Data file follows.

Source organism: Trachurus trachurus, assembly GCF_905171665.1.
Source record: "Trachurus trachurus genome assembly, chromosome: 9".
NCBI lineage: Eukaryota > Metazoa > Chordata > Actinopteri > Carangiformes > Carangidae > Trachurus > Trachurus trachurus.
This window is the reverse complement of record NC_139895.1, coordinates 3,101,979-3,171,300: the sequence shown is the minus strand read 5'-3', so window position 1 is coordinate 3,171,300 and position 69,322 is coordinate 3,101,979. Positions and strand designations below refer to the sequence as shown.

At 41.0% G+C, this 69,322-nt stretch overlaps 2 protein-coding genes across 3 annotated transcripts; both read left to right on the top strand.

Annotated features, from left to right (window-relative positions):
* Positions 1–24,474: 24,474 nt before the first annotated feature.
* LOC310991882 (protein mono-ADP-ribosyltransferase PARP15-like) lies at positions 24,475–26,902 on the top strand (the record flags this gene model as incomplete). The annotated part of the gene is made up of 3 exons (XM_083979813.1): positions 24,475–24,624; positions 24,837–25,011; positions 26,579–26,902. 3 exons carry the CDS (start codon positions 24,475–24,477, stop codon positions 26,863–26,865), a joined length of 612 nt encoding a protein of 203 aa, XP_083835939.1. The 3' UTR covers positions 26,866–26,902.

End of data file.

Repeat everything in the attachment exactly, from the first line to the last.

Source organism: Trachurus trachurus, assembly GCF_905171665.1.
Source record: "Trachurus trachurus genome assembly, chromosome: 9".
NCBI lineage: Eukaryota > Metazoa > Chordata > Actinopteri > Carangiformes > Carangidae > Trachurus > Trachurus trachurus.
This window is the reverse complement of record NC_139895.1, coordinates 3,101,979-3,171,300: the sequence shown is the minus strand read 5'-3', so window position 1 is coordinate 3,171,300 and position 69,322 is coordinate 3,101,979. Positions and strand designations below refer to the sequence as shown.

At 41.0% G+C, this 69,322-nt stretch overlaps 2 protein-coding genes across 3 annotated transcripts; both read left to right on the top strand.

Annotated features, from left to right (window-relative positions):
* Positions 1–24,474: 24,474 nt before the first annotated feature.
* LOC310991882 (protein mono-ADP-ribosyltransferase PARP15-like) lies at positions 24,475–26,902 on the top strand (the record flags this gene model as incomplete). The annotated part of the gene is made up of 3 exons (XM_083979813.1): positions 24,475–24,624; positions 24,837–25,011; positions 26,579–26,902. 3 exons carry the CDS (start codon positions 24,475–24,477, stop codon positions 26,863–26,865), a joined length of 612 nt encoding a protein of 203 aa, XP_083835939.1. The 3' UTR covers positions 26,866–26,902.